Courting couples targeted by vigilantes

Courting couples targeted by vigilantes
A couple sitting together at a beach in Bandar Aceh. The syariah police will patrol areas and catch unmarried couples if they are in isolated stretches and they can be charged with khalwat.

Three weeks ago, 23-year-old Wen was chatting with his 20-year-old girlfriend Pipit in broad daylight at a dock in Langsa, Aceh, when three villagers came across the couple and decided to make a quick buck.

"They demanded 400,000 rupiah (S$43) or they would report us to the village head for khalwat (close proximity) and call the syariah police.

"We were not doing anything wrong. We were just sitting and talking and it was daytime!" he says.

But wanting to spare Pipit's and his parents the shame and humiliation, Wen, a student who works part time at a coffee shop, called up friends, cousins, brothers and a "cool" uncle to borrow the money.

When he went to pick up the money, the three villagers kept his mobile phone as a "guarantee" to make sure he came back with the money.

"They call it wang damai (peace money) or wang cuci kampung (cleansing the village money) but it is nothing more than extortion," says Wen's very annoyed 30-year-old uncle Aris who lent him some money and agreed not to squeal on his nephew to the parents.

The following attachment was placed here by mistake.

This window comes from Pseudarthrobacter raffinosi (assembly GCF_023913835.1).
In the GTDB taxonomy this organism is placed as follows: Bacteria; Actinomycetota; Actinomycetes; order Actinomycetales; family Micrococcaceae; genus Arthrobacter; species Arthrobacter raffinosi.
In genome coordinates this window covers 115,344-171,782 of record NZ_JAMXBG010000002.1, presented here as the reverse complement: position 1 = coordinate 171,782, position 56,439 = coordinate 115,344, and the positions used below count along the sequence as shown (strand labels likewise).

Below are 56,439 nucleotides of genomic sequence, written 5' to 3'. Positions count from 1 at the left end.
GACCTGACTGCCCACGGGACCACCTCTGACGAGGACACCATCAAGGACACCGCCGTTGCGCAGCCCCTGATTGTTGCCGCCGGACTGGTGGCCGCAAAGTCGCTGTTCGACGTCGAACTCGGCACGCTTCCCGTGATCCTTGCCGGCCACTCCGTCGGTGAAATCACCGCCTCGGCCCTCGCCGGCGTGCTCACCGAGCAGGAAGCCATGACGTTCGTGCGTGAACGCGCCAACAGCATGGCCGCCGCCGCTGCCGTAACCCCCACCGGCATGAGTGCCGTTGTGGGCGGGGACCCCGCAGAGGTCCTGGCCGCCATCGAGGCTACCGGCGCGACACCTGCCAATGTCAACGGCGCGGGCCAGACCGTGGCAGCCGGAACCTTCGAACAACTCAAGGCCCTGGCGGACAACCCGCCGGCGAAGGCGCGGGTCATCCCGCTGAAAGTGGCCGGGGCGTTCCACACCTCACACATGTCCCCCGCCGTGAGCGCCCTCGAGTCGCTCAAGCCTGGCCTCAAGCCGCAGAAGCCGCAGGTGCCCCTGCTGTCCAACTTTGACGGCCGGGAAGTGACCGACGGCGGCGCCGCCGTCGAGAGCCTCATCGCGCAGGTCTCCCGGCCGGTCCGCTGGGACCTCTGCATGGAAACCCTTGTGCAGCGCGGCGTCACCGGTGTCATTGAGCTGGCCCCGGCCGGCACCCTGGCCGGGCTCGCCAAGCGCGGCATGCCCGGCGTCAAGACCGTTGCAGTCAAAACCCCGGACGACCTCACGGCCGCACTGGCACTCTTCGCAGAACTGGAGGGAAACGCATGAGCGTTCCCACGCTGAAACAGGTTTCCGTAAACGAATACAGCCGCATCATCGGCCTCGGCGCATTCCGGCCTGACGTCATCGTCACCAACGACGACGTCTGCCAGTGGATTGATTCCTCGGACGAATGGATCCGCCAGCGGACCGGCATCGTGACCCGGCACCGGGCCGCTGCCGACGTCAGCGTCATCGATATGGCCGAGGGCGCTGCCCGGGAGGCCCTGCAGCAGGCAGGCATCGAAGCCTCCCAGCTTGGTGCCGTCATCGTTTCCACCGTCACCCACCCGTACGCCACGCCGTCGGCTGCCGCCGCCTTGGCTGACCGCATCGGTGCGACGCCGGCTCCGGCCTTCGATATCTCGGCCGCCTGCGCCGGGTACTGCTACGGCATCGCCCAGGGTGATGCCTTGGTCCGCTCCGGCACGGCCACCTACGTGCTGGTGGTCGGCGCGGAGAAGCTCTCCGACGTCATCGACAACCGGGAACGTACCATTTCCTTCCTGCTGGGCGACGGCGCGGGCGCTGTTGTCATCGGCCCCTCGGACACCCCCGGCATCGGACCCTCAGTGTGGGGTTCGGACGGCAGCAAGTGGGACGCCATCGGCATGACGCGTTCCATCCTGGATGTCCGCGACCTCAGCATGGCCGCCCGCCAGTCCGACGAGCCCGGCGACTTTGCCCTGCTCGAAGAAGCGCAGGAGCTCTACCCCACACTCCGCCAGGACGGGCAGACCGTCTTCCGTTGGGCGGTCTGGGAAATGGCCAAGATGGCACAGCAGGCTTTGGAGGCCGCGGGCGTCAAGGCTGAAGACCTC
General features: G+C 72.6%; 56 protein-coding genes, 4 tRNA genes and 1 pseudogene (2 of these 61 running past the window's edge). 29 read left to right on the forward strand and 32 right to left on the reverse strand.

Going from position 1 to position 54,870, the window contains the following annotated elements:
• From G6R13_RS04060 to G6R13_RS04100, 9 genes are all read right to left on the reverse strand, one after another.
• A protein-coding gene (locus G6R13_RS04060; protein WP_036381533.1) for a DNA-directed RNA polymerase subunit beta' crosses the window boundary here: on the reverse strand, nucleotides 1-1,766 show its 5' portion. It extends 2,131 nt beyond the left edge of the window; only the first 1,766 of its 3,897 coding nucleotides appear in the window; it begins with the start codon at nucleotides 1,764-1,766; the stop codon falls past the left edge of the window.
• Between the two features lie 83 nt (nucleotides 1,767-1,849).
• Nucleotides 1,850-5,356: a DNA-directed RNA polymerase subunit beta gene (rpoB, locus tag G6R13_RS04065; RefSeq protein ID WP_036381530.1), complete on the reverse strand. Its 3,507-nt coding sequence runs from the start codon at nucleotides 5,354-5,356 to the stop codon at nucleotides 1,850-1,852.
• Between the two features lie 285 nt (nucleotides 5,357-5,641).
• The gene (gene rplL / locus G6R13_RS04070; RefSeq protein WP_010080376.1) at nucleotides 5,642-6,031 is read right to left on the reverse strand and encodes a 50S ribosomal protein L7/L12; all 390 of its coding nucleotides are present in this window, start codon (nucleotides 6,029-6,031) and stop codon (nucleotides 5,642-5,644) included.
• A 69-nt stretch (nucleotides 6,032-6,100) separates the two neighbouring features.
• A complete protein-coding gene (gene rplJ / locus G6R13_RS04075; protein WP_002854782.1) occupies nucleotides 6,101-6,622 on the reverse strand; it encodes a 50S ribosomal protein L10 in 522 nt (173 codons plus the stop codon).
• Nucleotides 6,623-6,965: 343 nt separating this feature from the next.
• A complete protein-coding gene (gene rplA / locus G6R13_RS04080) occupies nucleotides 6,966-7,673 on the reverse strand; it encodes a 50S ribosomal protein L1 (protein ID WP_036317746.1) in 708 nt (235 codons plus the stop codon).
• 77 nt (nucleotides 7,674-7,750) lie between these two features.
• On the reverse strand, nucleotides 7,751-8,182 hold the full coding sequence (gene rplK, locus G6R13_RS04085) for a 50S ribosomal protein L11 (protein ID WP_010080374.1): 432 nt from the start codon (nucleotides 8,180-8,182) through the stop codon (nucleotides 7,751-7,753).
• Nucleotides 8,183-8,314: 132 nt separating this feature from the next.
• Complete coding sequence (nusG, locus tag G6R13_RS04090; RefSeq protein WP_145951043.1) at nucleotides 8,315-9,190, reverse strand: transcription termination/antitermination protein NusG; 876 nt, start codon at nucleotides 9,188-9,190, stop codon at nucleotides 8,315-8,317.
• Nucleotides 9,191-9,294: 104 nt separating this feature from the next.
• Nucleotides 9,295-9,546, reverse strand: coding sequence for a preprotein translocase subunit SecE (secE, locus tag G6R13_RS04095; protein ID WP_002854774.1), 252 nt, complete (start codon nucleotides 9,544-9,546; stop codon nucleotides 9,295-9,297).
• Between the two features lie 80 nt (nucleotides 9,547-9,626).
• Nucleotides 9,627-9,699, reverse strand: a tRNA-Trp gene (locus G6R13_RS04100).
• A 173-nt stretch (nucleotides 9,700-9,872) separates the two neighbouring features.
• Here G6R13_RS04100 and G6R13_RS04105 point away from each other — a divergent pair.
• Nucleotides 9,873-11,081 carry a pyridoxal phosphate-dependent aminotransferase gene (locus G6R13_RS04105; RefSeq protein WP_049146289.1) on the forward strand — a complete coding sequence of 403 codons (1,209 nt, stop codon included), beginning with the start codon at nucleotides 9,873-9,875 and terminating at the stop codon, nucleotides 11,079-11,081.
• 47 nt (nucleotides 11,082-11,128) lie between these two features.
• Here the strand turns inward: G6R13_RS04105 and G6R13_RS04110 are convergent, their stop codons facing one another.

Wen makes only 800,000 rupiah and the "cleansing money" would take up half his pay cheque for the month.

Aris says that with the increased emphasis on syariah law in Aceh, such vigilante groups have sprouted up in villages. Since the syariah police cannot be everywhere, these vigilante groups take it upon themselves to be the "eyes and ears" of the syariah police.

But Aris notes that a number too are exploiting the situation to make a quick buck for themselves and young courting couples are often the prey.

Dini and Edy have been seeing each other for two years but because of the vigilantes and syariah police, they make sure when they meet after dark, it is at a well-lit public place and other people are around too.

"This is no longer the ancient times where parents do the matchmaking. We want to be able to meet someone we like, go out and see if this is the person we want to spend the rest of our lives with. What's wrong with that?" asks Dini, who was out on a date with Edy at a public park in Banda Aceh at night.

More about

Purchase this article for republication.

BRANDINSIDER

SPONSORED

Most Read

Your daily good stuff - AsiaOne stories delivered straight to your inbox
By signing up, you agree to our Privacy policy and Terms and Conditions.